1. When we grieve we have no energy.

Decisions are hard to make, the smallest chore seems monumental, ordinarily joyous things are not, things that used to bother you don’t bother you any more, you don’t defend yourself well, to pretend takes too much effort, and you need lots of rest.

“She is seeking the solace of sleep,” my sister would tell people who called.

Nothing matters. The oven goes out, dinner has to be canceled and you have to reconvene in a restaurant. You wonder why something like that would upset the others so much.

2. Take care of yourself physically, emotionally, mentally and spiritually.

Do what you know you should do. Think of a time when it mattered, if necessary – supplements, eating right, rest, talking to someone, keeping your obligations manageable, getting exercise.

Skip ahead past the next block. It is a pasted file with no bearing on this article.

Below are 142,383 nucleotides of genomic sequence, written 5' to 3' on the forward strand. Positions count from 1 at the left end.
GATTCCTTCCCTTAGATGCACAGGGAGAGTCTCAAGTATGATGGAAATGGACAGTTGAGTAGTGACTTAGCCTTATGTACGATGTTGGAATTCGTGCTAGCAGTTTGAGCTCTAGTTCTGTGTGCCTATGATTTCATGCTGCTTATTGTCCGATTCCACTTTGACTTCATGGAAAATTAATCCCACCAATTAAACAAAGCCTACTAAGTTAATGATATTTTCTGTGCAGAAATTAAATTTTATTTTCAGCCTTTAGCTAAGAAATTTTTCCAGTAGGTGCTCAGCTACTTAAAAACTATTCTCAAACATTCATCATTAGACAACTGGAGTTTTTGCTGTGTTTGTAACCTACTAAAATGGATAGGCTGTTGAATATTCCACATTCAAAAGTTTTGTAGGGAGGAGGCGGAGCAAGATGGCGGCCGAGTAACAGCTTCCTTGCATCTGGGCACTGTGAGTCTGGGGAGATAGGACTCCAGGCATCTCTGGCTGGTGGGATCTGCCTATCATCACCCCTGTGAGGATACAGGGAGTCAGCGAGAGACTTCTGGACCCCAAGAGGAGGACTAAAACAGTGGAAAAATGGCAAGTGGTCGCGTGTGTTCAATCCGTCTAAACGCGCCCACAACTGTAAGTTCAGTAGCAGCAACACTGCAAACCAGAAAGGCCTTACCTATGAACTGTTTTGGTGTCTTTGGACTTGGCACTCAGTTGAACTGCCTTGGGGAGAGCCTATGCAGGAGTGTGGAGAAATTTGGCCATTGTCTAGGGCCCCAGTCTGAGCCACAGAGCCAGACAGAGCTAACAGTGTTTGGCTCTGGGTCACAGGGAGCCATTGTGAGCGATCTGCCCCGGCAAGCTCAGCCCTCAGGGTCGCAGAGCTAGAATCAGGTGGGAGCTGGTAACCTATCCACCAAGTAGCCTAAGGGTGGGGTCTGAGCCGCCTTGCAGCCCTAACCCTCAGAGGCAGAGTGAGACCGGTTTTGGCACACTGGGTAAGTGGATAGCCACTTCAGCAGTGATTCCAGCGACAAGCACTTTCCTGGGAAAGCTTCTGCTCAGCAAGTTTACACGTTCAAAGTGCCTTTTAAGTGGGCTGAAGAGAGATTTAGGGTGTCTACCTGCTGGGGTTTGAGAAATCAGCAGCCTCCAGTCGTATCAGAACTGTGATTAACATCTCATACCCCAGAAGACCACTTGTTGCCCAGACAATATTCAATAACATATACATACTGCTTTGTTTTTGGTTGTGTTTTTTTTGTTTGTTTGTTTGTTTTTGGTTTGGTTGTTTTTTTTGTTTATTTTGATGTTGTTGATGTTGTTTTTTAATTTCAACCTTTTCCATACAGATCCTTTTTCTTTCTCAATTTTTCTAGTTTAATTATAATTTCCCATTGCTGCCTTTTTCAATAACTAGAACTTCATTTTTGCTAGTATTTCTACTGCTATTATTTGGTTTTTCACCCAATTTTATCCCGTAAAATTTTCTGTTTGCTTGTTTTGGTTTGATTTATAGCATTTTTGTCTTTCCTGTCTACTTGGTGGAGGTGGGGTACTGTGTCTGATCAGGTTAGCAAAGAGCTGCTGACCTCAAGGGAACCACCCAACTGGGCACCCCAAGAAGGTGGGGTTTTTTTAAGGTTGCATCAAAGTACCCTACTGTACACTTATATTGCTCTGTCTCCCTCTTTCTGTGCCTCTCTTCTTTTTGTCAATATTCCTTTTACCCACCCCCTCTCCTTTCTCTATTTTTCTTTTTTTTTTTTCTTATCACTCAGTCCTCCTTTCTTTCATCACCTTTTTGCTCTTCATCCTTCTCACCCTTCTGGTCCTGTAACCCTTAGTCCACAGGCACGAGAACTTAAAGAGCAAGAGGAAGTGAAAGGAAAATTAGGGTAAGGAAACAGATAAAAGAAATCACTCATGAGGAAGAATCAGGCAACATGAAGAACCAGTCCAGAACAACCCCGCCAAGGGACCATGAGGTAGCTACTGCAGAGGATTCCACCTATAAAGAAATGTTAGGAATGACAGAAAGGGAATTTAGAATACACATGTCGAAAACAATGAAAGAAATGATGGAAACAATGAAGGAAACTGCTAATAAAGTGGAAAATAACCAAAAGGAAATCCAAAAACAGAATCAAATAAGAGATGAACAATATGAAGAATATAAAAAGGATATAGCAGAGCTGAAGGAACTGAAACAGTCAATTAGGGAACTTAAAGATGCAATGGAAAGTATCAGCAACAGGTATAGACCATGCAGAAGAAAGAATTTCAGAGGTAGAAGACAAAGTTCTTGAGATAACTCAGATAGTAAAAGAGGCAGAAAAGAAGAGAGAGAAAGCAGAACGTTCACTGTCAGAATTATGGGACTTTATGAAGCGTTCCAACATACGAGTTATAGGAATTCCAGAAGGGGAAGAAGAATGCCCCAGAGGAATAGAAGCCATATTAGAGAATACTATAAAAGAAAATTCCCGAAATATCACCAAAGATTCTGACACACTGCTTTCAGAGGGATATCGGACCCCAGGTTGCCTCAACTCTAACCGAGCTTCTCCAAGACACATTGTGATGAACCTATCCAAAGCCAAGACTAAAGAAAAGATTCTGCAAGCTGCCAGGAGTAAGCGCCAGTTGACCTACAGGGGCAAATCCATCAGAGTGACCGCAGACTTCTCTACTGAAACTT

Your immune system will be shot. Outsource it. Therapy and support groups bolster your immune system.

3. You can cancel Christmas if you want to.

Sleep, take a walk, or study something intellectual to get your mind off emotional things.

4. You can also change the venue.

One woman took her grown kids downtown to a hotel and they celebrated there.

5. People want to help you and they don’t know how.

Nothing will really help. You just want them back. But let others “do something”. If they ask and you can’t think of anything, ask them to “do something”. They’ll figure it out. Everyone knows houses must be cleaned, dogs walked, groceries bought, and meals prepared.

6. Alcohol doesn’t help anything.

7. Explain what you need.

One woman in the group told us how much she had wanted to have the gathering at her home as usual the first year after her husband’s death, but they wouldn’t let her. Another woman told us how much she didn’t want to have it at her house. How can others know? Tell them.